These oils not only shield your hair from harmful chemicals but also keep it hydrated. For enhanced protection, complement this routine with a deep conditioning mask or a quality leave-in conditioner.

Apply Swim Spray

If you have blond or light-colored hair, you’re more likely to see damage from chlorine, like changes in your hair color. A swim spray can really help.

These sprays are made to shield your hair by stopping chlorine from getting into your hair. They work for all hair types and can make a big difference in keeping your hair looking good.

How to Protect Your Hair from Chlorine
Apply Swim Spray 

Use Specialized Conditioner

For those who prefer not to use natural oils, there is a wide array of specially formulated products designed to shield hair during swimming activities.

Apply a hydrating conditioner, preferably one that includes dimethicone, before entering the pool. This type of conditioner forms a protective layer around each hair strand, offering a robust defense against the chlorine.

After swimming, conditioning your hair with a deep conditioning mask or leave-in conditioner is essential. This step is important because it helps replenish moisture and prevent further damage to your hair.

Use a Swimming Cap to Protect Your Hair

Swimming caps are essential for anyone looking to safeguard their hair from chlorine, especially if you’re involved in competitive swimming.

They effectively block chlorine from making contact with your hair. To maximize protection, ensure the cap covers all your hair and that it’s worn over damp hair, which aids in slipping the cap on more smoothly.

How to Protect Your Hair from Chlorine
Use a Swimming Cap to Protect Your Hair 

How Do Swimmers Maintain Healthy Hair?

For those who swim only now and then, there’s little you need to do to protect your hair—wearing a swim cap to keep your hair dry from the pool water is enough.

However, if you swim regularly, such as daily or several times a week, take extra steps to care for your hair and skin. Chlorine can really dry out and damage your hair, so wash it out and use products that help remove chlorine and add moisture to your hair.

How to Fix Chlorine Damaged Hair?

Recognizing chlorine damage is the first step. This type of damage usually makes hair look very dry, frizzy, and constantly tangled.

If you notice these signs, consult with your hairstylist who can assess how bad the damage is and offer tips for protecting your hair while swimming.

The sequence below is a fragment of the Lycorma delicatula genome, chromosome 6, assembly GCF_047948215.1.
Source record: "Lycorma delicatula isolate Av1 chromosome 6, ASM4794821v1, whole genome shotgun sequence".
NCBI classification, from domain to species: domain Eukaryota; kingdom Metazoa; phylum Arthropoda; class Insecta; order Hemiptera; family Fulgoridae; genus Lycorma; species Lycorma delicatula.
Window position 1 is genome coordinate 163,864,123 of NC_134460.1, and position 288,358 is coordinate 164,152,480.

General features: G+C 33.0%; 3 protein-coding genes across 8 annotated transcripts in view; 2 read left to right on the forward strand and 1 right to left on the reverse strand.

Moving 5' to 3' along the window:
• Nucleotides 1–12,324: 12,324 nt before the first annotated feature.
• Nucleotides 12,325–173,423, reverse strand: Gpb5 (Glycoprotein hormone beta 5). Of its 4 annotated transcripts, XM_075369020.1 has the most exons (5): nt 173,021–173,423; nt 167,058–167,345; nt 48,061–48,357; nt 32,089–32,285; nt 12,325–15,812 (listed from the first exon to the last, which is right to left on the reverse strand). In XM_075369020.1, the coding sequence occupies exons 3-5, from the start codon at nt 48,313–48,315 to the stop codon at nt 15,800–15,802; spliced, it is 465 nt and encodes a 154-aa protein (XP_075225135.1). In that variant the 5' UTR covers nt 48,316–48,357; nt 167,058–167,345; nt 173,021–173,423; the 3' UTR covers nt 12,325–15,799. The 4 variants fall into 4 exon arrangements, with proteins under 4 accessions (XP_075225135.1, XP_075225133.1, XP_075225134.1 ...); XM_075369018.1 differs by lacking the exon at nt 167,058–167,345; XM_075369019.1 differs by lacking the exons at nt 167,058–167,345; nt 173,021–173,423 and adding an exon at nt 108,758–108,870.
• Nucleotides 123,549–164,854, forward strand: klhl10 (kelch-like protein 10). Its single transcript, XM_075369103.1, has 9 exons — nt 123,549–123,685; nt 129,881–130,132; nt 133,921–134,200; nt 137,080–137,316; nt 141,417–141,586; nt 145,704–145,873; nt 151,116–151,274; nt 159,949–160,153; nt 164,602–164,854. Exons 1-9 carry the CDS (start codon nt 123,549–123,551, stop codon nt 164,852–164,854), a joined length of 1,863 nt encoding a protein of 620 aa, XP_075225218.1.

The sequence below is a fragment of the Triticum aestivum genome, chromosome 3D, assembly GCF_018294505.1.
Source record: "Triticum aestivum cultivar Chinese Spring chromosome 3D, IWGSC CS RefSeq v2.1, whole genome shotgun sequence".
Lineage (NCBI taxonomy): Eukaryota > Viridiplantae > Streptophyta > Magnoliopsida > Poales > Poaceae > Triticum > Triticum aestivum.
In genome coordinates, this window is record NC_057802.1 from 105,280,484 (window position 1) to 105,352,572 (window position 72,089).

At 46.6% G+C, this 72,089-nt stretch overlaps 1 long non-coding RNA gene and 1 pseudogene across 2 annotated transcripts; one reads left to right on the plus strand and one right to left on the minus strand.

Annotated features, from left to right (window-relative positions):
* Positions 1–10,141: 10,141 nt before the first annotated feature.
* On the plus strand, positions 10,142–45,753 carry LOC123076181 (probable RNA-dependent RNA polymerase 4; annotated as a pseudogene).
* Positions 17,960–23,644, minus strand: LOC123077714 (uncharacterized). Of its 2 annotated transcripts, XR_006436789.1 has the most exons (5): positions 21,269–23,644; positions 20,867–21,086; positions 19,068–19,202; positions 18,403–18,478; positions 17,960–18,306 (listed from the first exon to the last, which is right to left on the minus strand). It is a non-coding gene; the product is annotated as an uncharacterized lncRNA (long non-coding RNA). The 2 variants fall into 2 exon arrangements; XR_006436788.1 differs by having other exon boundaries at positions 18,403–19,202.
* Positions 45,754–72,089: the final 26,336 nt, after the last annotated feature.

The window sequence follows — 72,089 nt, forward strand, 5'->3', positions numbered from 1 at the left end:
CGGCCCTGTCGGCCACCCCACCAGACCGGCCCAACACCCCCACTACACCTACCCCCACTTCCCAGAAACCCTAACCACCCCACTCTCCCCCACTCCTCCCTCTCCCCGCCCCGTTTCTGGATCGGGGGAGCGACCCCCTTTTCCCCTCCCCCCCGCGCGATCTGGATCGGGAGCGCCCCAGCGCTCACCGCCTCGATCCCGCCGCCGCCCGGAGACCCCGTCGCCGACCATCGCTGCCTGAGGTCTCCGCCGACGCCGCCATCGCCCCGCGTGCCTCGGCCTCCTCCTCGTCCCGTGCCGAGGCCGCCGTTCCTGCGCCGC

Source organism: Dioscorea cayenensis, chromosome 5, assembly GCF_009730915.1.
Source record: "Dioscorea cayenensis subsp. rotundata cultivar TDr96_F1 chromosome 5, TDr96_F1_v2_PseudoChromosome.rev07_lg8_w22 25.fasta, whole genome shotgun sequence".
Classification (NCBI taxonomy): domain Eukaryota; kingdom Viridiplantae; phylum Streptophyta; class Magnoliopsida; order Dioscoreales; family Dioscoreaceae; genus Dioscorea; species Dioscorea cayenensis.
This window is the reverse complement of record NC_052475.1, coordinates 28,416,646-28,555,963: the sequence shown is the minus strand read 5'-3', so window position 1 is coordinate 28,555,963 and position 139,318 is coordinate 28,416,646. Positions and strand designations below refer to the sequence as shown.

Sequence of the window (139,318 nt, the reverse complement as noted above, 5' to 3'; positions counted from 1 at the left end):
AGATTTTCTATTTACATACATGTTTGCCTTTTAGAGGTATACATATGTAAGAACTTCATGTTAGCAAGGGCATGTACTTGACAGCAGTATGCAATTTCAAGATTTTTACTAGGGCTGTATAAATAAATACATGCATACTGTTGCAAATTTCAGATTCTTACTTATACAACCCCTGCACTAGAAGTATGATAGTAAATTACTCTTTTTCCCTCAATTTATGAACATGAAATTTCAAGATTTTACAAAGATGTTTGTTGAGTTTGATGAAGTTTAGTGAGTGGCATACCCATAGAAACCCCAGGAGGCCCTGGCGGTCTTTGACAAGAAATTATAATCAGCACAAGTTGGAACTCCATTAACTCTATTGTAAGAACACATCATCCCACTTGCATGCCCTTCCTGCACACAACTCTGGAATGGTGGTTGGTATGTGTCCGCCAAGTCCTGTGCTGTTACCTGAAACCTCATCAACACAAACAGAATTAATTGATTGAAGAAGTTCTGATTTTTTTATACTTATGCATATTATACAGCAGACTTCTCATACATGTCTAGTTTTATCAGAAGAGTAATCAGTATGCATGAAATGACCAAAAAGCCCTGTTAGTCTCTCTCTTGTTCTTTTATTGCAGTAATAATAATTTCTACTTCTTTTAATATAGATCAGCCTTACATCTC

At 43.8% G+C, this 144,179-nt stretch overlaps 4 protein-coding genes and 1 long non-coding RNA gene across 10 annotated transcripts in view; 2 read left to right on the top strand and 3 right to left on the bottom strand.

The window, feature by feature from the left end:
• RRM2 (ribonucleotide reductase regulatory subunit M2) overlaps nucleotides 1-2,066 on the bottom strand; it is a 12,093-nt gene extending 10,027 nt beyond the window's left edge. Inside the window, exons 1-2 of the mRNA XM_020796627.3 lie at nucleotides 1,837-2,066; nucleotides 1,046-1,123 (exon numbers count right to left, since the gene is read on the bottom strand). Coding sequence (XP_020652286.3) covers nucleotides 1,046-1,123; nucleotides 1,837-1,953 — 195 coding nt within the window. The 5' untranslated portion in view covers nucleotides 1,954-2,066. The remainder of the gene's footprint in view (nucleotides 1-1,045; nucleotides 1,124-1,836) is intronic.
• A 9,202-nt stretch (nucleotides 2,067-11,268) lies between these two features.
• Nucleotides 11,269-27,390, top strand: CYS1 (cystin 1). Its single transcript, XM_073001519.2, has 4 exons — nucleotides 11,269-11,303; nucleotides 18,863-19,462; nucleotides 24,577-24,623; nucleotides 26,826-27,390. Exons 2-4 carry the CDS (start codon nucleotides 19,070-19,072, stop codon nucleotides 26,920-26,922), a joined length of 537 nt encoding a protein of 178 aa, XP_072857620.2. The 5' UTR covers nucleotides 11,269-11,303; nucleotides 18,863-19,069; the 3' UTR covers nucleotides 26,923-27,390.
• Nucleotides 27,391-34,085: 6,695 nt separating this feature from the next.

For home treatment of chlorine damage, consider these tips:

  • Start by using a clarifying shampoo to get rid of chlorine and other harsh chemicals in your hair. You can make a natural version with baking soda and apple cider vinegar.
  • Keep your scalp moisturized. If you have dry or flaky skin on your head, it’s best to get advice from your doctor or hairstylist on the right products to use. At home, coconut oil is excellent for moisturizing dry scalp.
  • To heal hair that’s really been hurt by chlorine, use a deep conditioning treatment twice a week. Also, apply natural oils like argan oil to your hair and scalp to help protect and restore them.


If you’re wondering how chlorine can simultaneously be a dangerous gas, a common pool cleaner, and also found in our drinking water, you are not alone. Chlorine is a highly versatile element utilized in many different contexts, but when it comes to hair care, it’s best to limit its contact with your locks.

Experts agree that the best way to protect your hair from chlorine is by reducing its exposure. Before diving into a chlorinated pool, it’s crucial to take preventive steps. Start by wetting your hair with clean water, then apply a leave-in conditioner to create a protective barrier. After swimming, make sure to thoroughly rinse your hair to eliminate any lingering chlorine. This routine not only helps keep your hair healthy but also minimizes damage from chlorine exposure.

Now, we want to hear from you! Share your own experiences and stories with us in the comments below. And don’t forget to explore more insightful blogs on nail care and health from Sure Life Health.